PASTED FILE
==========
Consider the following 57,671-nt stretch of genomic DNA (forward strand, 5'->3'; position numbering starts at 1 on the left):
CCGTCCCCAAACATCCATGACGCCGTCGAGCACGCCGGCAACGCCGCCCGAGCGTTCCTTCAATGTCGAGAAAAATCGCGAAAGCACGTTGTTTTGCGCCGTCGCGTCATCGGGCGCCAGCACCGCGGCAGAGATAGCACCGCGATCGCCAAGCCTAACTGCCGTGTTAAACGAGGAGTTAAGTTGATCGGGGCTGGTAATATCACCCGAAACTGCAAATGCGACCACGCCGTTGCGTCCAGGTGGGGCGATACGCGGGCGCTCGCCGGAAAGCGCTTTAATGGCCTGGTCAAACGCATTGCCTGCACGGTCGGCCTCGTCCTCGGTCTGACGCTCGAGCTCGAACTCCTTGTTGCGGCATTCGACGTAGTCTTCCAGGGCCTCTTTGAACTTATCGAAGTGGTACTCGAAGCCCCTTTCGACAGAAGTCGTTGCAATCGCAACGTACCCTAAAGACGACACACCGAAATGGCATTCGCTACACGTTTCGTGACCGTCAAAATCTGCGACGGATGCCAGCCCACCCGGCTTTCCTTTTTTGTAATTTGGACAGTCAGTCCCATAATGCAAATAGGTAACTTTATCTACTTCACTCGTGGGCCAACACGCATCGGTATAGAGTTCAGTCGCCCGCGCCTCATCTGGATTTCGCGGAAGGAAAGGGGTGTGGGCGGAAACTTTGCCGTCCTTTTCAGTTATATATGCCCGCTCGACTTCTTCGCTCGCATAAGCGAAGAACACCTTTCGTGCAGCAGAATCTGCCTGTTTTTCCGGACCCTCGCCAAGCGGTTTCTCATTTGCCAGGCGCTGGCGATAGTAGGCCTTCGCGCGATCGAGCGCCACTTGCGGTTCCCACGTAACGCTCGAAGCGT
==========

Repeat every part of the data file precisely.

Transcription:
Consider the following 57,671-nt stretch of genomic DNA (forward strand, 5'->3'; position numbering starts at 1 on the left):
CCGTCCCCAAACATCCATGACGCCGTCGAGCACGCCGGCAACGCCGCCCGAGCGTTCCTTCAATGTCGAGAAAAATCGCGAAAGCACGTTGTTTTGCGCCGTCGCGTCATCGGGCGCCAGCACCGCGGCAGAGATAGCACCGCGATCGCCAAGCCTAACTGCCGTGTTAAACGAGGAGTTAAGTTGATCGGGGCTGGTAATATCACCCGAAACTGCAAATGCGACCACGCCGTTGCGTCCAGGTGGGGCGATACGCGGGCGCTCGCCGGAAAGCGCTTTAATGGCCTGGTCAAACGCATTGCCTGCACGGTCGGCCTCGTCCTCGGTCTGACGCTCGAGCTCGAACTCCTTGTTGCGGCATTCGACGTAGTCTTCCAGGGCCTCTTTGAACTTATCGAAGTGGTACTCGAAGCCCCTTTCGACAGAAGTCGTTGCAATCGCAACGTACCCTAAAGACGACACACCGAAATGGCATTCGCTACACGTTTCGTGACCGTCAAAATCTGCGACGGATGCCAGCCCACCCGGCTTTCCTTTTTTGTAATTTGGACAGTCAGTCCCATAATGCAAATAGGTAACTTTATCTACTTCACTCGTGGGCCAACACGCATCGGTATAGAGTTCAGTCGCCCGCGCCTCATCTGGATTTCGCGGAAGGAAAGGGGTGTGGGCGGAAACTTTGCCGTCCTTTTCAGTTATATATGCCCGCTCGACTTCTTCGCTCGCATAAGCGAAGAACACCTTTCGTGCAGCAGAATCTGCCTGTTTTTCCGGACCCTCGCCAAGCGGTTTCTCATTTGCCAGGCGCTGGCGATAGTAGGCCTTCGCGCGATCGAGCGCCACTTGCGGTTCCCACGTAACGCTCGAAGCGT